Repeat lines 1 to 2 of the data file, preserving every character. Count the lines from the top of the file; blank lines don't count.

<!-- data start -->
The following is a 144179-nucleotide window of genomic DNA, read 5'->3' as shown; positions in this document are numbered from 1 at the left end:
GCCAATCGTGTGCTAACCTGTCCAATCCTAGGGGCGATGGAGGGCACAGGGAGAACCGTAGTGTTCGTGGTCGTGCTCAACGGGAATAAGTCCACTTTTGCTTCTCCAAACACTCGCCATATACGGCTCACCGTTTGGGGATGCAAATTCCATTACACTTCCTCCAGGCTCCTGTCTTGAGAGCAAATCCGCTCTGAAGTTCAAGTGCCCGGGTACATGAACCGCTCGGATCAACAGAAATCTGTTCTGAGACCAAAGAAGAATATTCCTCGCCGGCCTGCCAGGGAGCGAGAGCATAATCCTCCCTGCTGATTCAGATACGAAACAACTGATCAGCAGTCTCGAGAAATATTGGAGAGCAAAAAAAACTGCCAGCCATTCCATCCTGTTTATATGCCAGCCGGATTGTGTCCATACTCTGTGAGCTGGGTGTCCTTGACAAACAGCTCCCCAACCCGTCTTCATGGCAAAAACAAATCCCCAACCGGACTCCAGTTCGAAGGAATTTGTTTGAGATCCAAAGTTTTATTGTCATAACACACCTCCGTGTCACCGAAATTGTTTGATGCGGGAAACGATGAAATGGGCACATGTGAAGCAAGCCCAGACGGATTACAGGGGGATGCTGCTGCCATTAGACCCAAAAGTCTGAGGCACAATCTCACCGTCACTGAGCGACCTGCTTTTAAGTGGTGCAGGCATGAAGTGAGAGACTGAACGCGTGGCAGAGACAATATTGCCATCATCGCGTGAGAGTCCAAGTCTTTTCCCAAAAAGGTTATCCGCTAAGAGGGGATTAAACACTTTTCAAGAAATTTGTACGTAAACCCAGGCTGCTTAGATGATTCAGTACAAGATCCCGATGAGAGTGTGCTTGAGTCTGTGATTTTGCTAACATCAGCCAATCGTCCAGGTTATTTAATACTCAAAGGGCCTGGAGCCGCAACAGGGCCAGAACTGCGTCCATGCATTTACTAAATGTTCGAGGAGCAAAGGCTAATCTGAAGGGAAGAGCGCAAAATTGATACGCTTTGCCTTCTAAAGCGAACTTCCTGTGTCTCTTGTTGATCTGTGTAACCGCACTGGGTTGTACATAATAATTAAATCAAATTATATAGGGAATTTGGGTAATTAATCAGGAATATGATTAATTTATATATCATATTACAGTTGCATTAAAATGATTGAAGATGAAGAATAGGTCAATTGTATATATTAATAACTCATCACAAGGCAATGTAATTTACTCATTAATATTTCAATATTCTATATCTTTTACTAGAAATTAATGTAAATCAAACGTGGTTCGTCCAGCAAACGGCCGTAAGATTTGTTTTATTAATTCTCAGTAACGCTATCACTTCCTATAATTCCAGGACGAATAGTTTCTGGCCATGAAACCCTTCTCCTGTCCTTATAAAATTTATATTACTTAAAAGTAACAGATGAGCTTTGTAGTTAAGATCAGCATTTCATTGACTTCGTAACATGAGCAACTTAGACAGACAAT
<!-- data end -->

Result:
The following is a 144179-nucleotide window of genomic DNA, read 5'->3' as shown; positions in this document are numbered from 1 at the left end:
GCCAATCGTGTGCTAACCTGTCCAATCCTAGGGGCGATGGAGGGCACAGGGAGAACCGTAGTGTTCGTGGTCGTGCTCAACGGGAATAAGTCCACTTTTGCTTCTCCAAACACTCGCCATATACGGCTCACCGTTTGGGGATGCAAATTCCATTACACTTCCTCCAGGCTCCTGTCTTGAGAGCAAATCCGCTCTGAAGTTCAAGTGCCCGGGTACATGAACCGCTCGGATCAACAGAAATCTGTTCTGAGACCAAAGAAGAATATTCCTCGCCGGCCTGCCAGGGAGCGAGAGCATAATCCTCCCTGCTGATTCAGATACGAAACAACTGATCAGCAGTCTCGAGAAATATTGGAGAGCAAAAAAAACTGCCAGCCATTCCATCCTGTTTATATGCCAGCCGGATTGTGTCCATACTCTGTGAGCTGGGTGTCCTTGACAAACAGCTCCCCAACCCGTCTTCATGGCAAAAACAAATCCCCAACCGGACTCCAGTTCGAAGGAATTTGTTTGAGATCCAAAGTTTTATTGTCATAACACACCTCCGTGTCACCGAAATTGTTTGATGCGGGAAACGATGAAATGGGCACATGTGAAGCAAGCCCAGACGGATTACAGGGGGATGCTGCTGCCATTAGACCCAAAAGTCTGAGGCACAATCTCACCGTCACTGAGCGACCTGCTTTTAAGTGGTGCAGGCATGAAGTGAGAGACTGAACGCGTGGCAGAGACAATATTGCCATCATCGCGTGAGAGTCCAAGTCTTTTCCCAAAAAGGTTATCCGCTAAGAGGGGATTAAACACTTTTCAAGAAATTTGTACGTAAACCCAGGCTGCTTAGATGATTCAGTACAAGATCCCGATGAGAGTGTGCTTGAGTCTGTGATTTTGCTAACATCAGCCAATCGTCCAGGTTATTTAATACTCAAAGGGCCTGGAGCCGCAACAGGGCCAGAACTGCGTCCATGCATTTACTAAATGTTCGAGGAGCAAAGGCTAATCTGAAGGGAAGAGCGCAAAATTGATACGCTTTGCCTTCTAAAGCGAACTTCCTGTGTCTCTTGTTGATCTGTGTAACCGCACTGGGTTGTACATAATAATTAAATCAAATTATATAGGGAATTTGGGTAATTAATCAGGAATATGATTAATTTATATATCATATTACAGTTGCATTAAAATGATTGAAGATGAAGAATAGGTCAATTGTATATATTAATAACTCATCACAAGGCAATGTAATTTACTCATTAATATTTCAATATTCTATATCTTTTACTAGAAATTAATGTAAATCAAACGTGGTTCGTCCAGCAAACGGCCGTAAGATTTGTTTTATTAATTCTCAGTAACGCTATCACTTCCTATAATTCCAGGACGAATAGTTTCTGGCCATGAAACCCTTCTCCTGTCCTTATAAAATTTATATTACTTAAAAGTAACAGATGAGCTTTGTAGTTAAGATCAGCATTTCATTGACTTCGTAACATGAGCAACTTAGACAGACAAT